Within months, how­ever, al­le­ga­tions im­pli­cat­ing Mer­cedes, Fiat-Chrysler and Opel be­gan to emerge as the in­sti­tutes and EU reg­u­la­tors per­formed their own com­pre­hen­sive NOx emis­sions tests.

Re­calls to “fix” or “mod­ify” emis­sions soft­ware have since be­come a reg­u­lar oc­cur­rence. But Europe has not taken strong ac­tion to pe­nalise them for us­ing le­gal tricks to un­der­mine CO² tests, which is why prob­lems per­sist, says Wil­liam Todts, ex­ec­u­tive di­rec­tor at the Euro­pean Fed­er­a­tion for Trans­port and En­vi­ron­ment (T&E), a clean en­ergy group.

By con­trast, the US, which op­er­ates “the most strin­gent pol­icy en­force­ment prac­tices” ac­cord­ing to the ICCT, has taken strong ac­tion. The lab-road dis­crep­ancy in emis­sions is present in the US, too, but the EPA cor­rects for it so there is vir­tu­ally no gap and fuel econ­omy in­for­ma­tion is cred­i­ble.

That car mak­ers are still bend­ing EU rules, there­fore, is as much a story of in­ef­fec­tual reg­u­la­tion. En­gi­neers, after all, are tasked with build­ing en­gines to meet test re­quire­ments, just like stu­dents fo­cus their read­ing on what is likely to be in ex­ams.

“Man­u­fac­tur­ers will al­ways re­spond to lit­eral re­quire­ments from the reg­u­la­tors,” says John Ger­man, se­nior fel­low at the ICCT. “If some­thing isn’t spec­i­fied in the reg­u­la­tions, it’s not re­ally eth­i­cal to take ad­van­tage of that — but nei­ther is it il­le­gal.”

In the US, the EPA sets and en­forces the rules; in Europe, Brus­sels sets the rules but en­force­ment is left to na­tional au­thor­i­ties. “No­body has the man­date or le­gal author­ity that the EPA has,” Ger­man says.

Crit­ics of the EU sys­tem say the na­tional au­thor­i­ties’ in­de­pen­dence and in­cen­tives are ques­tion­able. Ger­many’s trans­port author­ity, the KBA, is in a dif­fi­cult po­si­tion to im­pose bil­lions of eu­ros in fines on a car in­dus­try that em­ploys 800,000 peo­ple in the coun­try.

When, in April 2016, the KBA found that Mer­cedes, Opel and VW cars were un­der­stat­ing pol­lu­tion by turn­ing off emis­sions con­trols in tem­per­a­tures not found in test pro­ce­dures, it re­called 630,000 cars. It sim­ply told car mak­ers to stop ex­ploit­ing the loop­hole.

“It’s very tough to fight with the guys that cre­ate the jobs,” says Ós­car Ro­driguez Rouco, a car an­a­lyst at Banco Sabadell in Madrid. “I don’t think that any car­maker will have any big trou­ble with Euro­pean fines.”

Emis­sions test­ing in the EU is be­ing over­hauled, al­beit grad­u­ally. Sim­ple lab tests un­der the New Euro­pean Driv­ing Cy­cle (NEDC) de­scribed by T&E as “ut­terly dis­cred­ited” are be­ing re­placed by tests de­signed to bet­ter repli­cate on-the-road con­di­tions. The new sys­tem also gives the com­mis­sion pow­ers to check cars al­ready on the road, and it can pe­nalise car mak­ers up to €30,000 a car in case of non­com­pli­ance.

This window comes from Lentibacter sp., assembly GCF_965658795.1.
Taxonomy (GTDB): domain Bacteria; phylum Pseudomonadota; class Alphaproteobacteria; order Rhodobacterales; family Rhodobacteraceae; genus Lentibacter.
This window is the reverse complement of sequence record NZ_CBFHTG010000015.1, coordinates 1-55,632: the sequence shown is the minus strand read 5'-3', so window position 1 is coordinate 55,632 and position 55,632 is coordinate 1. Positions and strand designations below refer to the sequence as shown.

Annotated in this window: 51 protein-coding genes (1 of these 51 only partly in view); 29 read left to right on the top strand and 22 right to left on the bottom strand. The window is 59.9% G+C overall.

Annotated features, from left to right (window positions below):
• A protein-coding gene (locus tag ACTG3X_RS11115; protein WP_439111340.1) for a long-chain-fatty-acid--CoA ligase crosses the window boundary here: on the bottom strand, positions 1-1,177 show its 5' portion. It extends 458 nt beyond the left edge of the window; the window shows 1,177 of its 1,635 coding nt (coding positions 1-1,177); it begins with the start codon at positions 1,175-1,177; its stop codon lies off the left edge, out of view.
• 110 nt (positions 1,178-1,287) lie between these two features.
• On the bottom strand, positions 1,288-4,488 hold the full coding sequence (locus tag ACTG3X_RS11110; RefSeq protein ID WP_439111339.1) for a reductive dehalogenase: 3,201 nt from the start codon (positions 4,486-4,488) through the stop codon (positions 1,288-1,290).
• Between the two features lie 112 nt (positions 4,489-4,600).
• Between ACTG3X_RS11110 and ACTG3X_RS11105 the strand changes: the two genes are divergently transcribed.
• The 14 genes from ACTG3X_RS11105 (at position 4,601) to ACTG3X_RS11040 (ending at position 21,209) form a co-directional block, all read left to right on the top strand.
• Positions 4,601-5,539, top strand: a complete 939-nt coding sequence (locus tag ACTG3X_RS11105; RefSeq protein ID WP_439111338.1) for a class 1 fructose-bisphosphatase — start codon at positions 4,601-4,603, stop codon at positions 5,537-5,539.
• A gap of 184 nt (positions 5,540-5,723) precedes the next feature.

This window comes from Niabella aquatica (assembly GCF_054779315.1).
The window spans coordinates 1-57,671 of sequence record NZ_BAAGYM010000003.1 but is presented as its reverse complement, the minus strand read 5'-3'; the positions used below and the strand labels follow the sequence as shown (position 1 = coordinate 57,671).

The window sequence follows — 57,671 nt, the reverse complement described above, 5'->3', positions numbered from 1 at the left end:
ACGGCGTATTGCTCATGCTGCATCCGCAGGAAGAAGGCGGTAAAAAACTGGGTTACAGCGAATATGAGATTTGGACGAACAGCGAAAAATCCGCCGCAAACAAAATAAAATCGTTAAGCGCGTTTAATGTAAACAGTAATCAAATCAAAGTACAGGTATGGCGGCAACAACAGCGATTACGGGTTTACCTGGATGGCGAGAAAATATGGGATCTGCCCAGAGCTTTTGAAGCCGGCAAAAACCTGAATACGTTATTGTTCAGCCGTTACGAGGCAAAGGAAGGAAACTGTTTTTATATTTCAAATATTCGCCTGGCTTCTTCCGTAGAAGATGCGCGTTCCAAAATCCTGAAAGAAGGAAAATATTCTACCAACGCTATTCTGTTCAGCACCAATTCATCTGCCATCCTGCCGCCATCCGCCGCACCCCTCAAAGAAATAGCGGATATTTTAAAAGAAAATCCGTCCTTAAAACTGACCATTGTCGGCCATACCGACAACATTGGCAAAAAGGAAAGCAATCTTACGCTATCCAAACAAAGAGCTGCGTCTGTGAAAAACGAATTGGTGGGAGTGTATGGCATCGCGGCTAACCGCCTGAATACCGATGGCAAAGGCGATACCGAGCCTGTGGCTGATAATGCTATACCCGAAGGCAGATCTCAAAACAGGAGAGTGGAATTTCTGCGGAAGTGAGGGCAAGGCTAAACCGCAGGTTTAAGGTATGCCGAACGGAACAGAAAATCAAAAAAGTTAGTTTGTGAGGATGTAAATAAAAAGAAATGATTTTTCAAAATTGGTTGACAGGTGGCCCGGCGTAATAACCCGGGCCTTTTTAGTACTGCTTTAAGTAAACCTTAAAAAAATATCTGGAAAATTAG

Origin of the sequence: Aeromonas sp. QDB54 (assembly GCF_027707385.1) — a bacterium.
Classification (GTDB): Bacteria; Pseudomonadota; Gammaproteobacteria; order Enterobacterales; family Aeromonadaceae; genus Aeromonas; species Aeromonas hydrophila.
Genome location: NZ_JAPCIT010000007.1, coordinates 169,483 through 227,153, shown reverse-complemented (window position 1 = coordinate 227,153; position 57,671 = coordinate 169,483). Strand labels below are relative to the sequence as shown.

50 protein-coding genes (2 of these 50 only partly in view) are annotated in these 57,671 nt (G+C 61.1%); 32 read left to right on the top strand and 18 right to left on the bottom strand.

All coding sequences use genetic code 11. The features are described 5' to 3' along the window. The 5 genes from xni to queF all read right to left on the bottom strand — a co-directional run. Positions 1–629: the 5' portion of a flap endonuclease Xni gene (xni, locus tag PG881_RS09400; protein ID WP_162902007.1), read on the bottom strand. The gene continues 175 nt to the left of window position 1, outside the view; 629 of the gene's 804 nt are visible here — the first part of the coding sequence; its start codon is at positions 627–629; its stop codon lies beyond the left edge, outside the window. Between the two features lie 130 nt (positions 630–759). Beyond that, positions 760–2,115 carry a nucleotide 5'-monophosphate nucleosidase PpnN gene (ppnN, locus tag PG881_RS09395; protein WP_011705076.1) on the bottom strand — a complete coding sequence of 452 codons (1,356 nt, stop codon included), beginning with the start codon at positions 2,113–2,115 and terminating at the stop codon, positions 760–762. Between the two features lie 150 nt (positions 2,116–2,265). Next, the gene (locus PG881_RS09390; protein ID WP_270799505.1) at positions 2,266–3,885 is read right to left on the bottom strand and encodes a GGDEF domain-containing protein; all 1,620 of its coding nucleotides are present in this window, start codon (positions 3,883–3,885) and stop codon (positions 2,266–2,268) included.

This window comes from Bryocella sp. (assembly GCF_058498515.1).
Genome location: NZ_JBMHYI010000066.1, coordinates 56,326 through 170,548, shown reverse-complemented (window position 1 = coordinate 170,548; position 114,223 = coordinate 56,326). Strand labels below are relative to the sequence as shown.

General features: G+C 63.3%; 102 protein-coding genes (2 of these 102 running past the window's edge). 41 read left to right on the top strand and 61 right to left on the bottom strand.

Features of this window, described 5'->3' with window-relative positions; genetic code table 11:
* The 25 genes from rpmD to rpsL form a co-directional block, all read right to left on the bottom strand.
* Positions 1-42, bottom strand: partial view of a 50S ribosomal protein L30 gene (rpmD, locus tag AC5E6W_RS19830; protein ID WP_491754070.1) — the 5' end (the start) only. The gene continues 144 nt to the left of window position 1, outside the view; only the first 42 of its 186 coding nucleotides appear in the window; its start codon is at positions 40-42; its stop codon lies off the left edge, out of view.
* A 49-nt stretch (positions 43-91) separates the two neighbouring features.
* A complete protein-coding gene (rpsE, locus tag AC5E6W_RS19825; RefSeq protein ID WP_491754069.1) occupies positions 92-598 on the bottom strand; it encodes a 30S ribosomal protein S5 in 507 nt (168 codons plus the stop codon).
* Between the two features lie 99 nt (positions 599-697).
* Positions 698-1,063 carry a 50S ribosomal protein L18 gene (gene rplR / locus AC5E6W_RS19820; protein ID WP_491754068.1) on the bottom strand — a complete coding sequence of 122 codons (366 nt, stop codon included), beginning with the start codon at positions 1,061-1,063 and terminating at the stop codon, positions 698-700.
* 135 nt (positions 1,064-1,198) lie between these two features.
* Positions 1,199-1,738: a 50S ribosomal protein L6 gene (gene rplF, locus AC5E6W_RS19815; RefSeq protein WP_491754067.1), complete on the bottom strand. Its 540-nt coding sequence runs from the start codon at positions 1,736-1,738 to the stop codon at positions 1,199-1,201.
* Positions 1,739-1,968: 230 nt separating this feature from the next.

Yet crit­ics say Brus­sels is not go­ing far enough. “They’ve taken away some … loop­holes; they’ve made the cy­cle more ag­gres­sive, but it’s still more gen­tle than re­al­ity,” Molden says. “Car buy­ers will still find their cars emit­ting more CO² by about 20%.”

The com­mis­sion’s re­search arm said in July car mak­ers were al­ready un­der­min­ing these new CO2 emis­sions tests — be­fore they even be­come manda­tory in Septem­ber.

The com­mis­sion’s Joint Re­search Cen­tre found that cars were still be­ing con­fig­ured to pro­duce low re­sults on NEDC tests, but fea­tured a dif­fer­ent con­fig­u­ra­tion to emit higher emis­sions on the in­com­ing regime, the World­wide Har­monised Light Ve­hi­cle Test Pro­ce­dure, or WLTP.

The logic is to in­flate the base­line for 2020 emis­sions — the year NEDC stan­dards are phased out in favour of WLTP — be­cause tar­gets in 2025 and 2030 are based on a per­cent­age re­duc­tion from the start point.

To ob­tain lower emis­sions on the NEDC test, car mak­ers can test the cars on full bat­ter­ies, en­able start/stop en­gine tech­nol­ogy and man­u­ally shift gears quickly. To raise emis­sions for WLTP, they per­form a sep­a­rate test us­ing a de­pleted bat­tery, dis­able start/stop func­tions and shift gears more slowly.

Brus­sels ac­knowl­edges that it in­ad­ver­tently cre­ated this loop­hole when it wrote the WLTP reg­u­la­tions.

The com­mis­sion found that some car mak­ers were in­flat­ing emis­sions for WLTP stan­dards by up to 13% and on av­er­age by 4.5%. They con­tin­ued to “sys­tem­at­i­cally” un­der­state NEDC emis­sions by 4%.

Brus­sels says it is work­ing to close the loop­hole and pos­si­bly amend the law.

A big­ger chal­lenge, the ICCT’s Peter Mock says, is for the car mak­ers to shift gears on com­pli­ance. “Car mak­ers have a so­cial re­spon­si­bil­ity to be more hon­est and to not ex­ploit ev­ery sin­gle loop­hole they come across,” Mock says.